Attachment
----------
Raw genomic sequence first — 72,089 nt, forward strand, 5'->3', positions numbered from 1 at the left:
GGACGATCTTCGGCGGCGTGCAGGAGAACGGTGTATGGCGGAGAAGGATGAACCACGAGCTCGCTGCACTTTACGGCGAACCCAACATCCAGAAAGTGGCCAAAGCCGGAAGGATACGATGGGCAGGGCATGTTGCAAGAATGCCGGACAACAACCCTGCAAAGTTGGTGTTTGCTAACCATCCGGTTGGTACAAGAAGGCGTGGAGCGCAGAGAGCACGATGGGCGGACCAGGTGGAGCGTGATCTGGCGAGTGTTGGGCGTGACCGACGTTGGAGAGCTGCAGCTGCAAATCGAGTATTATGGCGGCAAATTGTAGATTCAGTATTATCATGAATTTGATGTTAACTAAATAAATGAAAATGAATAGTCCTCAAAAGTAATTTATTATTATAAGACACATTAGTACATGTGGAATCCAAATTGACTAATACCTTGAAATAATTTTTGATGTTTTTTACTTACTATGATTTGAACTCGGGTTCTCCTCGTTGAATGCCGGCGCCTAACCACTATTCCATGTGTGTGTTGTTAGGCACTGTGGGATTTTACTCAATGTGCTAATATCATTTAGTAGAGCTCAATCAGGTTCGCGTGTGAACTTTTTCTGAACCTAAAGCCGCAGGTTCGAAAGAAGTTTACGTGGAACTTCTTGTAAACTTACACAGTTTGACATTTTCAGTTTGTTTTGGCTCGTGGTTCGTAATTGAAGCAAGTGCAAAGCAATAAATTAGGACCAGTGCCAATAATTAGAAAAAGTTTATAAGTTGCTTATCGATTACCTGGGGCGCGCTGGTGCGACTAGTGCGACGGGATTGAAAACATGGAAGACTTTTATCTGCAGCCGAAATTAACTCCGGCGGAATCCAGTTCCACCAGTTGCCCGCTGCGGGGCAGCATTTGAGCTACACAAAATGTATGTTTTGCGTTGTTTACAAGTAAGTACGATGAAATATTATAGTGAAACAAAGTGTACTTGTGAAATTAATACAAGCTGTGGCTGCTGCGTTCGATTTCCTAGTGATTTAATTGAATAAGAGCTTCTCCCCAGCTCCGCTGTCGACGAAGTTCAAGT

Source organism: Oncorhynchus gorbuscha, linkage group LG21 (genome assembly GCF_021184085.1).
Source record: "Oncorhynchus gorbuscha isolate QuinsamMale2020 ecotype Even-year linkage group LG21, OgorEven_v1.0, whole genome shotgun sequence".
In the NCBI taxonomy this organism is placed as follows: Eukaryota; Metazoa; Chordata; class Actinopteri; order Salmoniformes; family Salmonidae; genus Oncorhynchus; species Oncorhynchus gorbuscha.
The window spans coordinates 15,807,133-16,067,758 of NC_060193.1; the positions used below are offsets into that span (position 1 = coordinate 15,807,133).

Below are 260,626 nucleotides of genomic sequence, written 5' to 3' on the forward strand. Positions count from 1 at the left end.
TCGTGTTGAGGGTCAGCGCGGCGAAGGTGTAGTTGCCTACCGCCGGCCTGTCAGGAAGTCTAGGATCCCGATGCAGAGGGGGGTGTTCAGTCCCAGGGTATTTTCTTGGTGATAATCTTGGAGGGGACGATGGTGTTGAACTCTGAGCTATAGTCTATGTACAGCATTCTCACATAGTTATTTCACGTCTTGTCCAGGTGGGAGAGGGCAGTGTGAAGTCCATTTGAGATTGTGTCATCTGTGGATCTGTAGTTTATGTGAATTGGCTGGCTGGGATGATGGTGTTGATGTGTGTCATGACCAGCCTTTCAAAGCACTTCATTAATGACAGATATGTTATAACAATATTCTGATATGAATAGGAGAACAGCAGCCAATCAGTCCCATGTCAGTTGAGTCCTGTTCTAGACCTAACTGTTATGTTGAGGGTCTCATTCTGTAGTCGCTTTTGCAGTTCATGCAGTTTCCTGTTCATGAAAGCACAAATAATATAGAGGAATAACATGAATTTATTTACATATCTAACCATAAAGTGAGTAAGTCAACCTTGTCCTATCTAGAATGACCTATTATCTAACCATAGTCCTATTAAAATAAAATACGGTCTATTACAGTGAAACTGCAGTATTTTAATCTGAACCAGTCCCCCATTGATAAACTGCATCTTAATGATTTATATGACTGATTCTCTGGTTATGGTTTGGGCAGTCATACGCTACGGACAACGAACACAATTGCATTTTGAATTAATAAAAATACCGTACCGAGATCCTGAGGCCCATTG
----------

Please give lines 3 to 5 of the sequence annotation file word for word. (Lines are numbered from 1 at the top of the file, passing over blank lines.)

Source organism: Oncorhynchus gorbuscha, linkage group LG21 (genome assembly GCF_021184085.1).
Source record: "Oncorhynchus gorbuscha isolate QuinsamMale2020 ecotype Even-year linkage group LG21, OgorEven_v1.0, whole genome shotgun sequence".
In the NCBI taxonomy this organism is placed as follows: Eukaryota; Metazoa; Chordata; class Actinopteri; order Salmoniformes; family Salmonidae; genus Oncorhynchus; species Oncorhynchus gorbuscha.